We wrote a couple of weeks ago about the President’s impassioned speech calling on Congress to keep student loan interest rates low. But after reading some recent information, it feels like this plea is in contradiction to a number of policy decisions directed by President Obama that are hampering rather than helping the student loan system and impeding access to education.
Obamacare and Federal Student Loans
These two programs don’t make sense to go hand in hand. What does access to medical care have to do with access to higher education? Nothing – nothing at all. Yet a piece of legislation passed shortly after Obamacare has inextricably linked the two – to the detriment of students. The Healthcare and Education Reconciliation of 2010 was aimed at financing Obamacare. By implementing this plan, the government effectively ended subsidizing private lenders to offer federal student loans and brought them “in house” which is generating billions of dollars in profits (or savings) depending on how you characterize it.
If the savings had been invested back into the student loan program rather than into Obamacare, interest rates could have been lowered for good rather than raised. Tennessee Senator Lamar Alexander, speaking to the Senate, said, “The Congressional Budget Office estimates that if we applied that $61 billion savings to student loans, we could have reduced the interest rates to about 5.3 percent and save the average student $2,200 over 10 years.”
Alexander said this in a speech where he pushed to keep the subsidized loan rates at 3.4% and to pay for it with billions of dollars diverted from the student loan program to pay for healthcare. Obamacare was touted as a big benefit to college students, but many students don’t support the program – see CNN video below.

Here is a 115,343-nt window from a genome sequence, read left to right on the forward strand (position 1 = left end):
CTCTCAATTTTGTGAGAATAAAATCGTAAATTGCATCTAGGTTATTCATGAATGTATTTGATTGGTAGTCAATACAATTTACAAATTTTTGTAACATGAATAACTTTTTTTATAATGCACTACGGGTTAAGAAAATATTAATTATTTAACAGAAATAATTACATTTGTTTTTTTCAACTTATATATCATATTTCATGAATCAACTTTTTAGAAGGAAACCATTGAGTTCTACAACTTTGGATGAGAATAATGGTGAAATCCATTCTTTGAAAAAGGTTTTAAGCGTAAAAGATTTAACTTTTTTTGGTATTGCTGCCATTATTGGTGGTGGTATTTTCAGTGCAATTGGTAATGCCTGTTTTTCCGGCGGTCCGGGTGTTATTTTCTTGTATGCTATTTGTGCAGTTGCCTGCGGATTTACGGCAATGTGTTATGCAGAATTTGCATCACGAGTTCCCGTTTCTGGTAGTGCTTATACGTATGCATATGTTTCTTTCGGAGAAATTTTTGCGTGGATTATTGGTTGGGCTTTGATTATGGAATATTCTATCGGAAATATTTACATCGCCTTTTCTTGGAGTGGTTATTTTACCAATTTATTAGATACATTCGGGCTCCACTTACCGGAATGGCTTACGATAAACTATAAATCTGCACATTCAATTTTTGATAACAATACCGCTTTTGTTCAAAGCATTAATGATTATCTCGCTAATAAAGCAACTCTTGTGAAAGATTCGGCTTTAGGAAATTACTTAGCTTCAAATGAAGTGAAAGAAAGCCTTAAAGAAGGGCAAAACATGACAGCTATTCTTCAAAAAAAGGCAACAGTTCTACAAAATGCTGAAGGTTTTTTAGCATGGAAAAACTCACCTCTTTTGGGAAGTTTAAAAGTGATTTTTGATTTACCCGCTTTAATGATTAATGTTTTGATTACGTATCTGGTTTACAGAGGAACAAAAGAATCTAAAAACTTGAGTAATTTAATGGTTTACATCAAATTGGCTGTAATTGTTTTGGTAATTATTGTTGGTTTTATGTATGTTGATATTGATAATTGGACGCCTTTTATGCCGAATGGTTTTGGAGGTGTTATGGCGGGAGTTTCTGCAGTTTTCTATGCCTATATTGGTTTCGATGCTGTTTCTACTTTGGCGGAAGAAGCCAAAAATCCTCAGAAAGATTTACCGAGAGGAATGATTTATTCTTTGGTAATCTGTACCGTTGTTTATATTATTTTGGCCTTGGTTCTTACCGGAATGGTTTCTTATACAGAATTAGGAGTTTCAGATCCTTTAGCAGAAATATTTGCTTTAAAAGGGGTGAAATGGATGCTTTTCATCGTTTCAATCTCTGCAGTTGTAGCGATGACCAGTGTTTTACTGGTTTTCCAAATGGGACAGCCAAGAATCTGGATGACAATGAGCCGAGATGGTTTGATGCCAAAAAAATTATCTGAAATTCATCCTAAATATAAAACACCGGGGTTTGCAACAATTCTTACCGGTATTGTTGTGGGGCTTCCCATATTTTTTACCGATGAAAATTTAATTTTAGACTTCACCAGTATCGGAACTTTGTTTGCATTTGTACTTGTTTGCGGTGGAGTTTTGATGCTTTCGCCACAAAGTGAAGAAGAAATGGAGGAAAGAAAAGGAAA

It doesn’t seem fair or reasonable to ask the youngest and healthiest Americans to sacrifice their financial future to subsidize a national healthcare program. For doctors still paying off their student loans, Obamacare may present a second struggle as many high quality but small physician practices may be at risk. Beyond educating our doctors, these two programs should never have been linked and the profits should be invested back in education. Let Obamacare fend for itself and leave America’s college students out of it!
Obama and PLUS Loans
The second spoke of policy where Obama – despite his recent speech – seems to be disenfranchising students’ access to education is with the PLUS loan debacle. In 2012, with no prior debate or announcement, the Obama administration pushed through a change in parent PLUS loan credit determination that has forced more than 14,600 minority college students out of school. Historically black colleges and universities (HBCU) are in an uproar, but have been hesitant to call out Obama on the damage done to these minority colleges.
Dr. William Harvey, president of Hampton University and the president of Obama’s Board of Advisors on HBCUs, said in a speech in April, “Some 14,000 HBCU students came to our campuses last year, learned that their Parent PLUS applications had been denied and were sent back home.” Harvey said that the loan program reinterpretation has cost HBCU’s more than $300 million in this academic year alone. Dr. Julianne Malveaux, former president of Bennett College, says this is not sustainable and that, “Some of our schools may not be able to, or may not ever, recover.”
According to calculations provided by the minority institutions to Politic365.com, PLUS loan approvals are down by more than 2/3 overall. HBCUs had been discussing a lawsuit against the Obama administration but postponed it so it wouldn’t be an election-year issue. The election has passed, Obama has won, but where is the accountability for the damage done to minority schools by this policy shift?
Both President Obama and his wife Michelle financed their college educations with student loans. According to his recent Rose Garden speech, it has been less than a decade since they were able to pay off their loans. This is a President that knows the pains of borrowing for college – why then is he making it so much harder for students to pay for their education?
There is plenty of partisan politicking going on in the student loan interest rate debate – so much so that Congress failed to prevent the rates from doubling before they left for their summer holiday. Obama has positioned himself as being above the fray and fighting for the rights of students, but his policy decisions indicate otherwise. Email your Senators and Representative and ask them to keep student loan rates low and restore access to PLUS loans for minority students! These are two issues that can’t wait!
Please check out our other recent blogs on student loan programs, legislation and the government: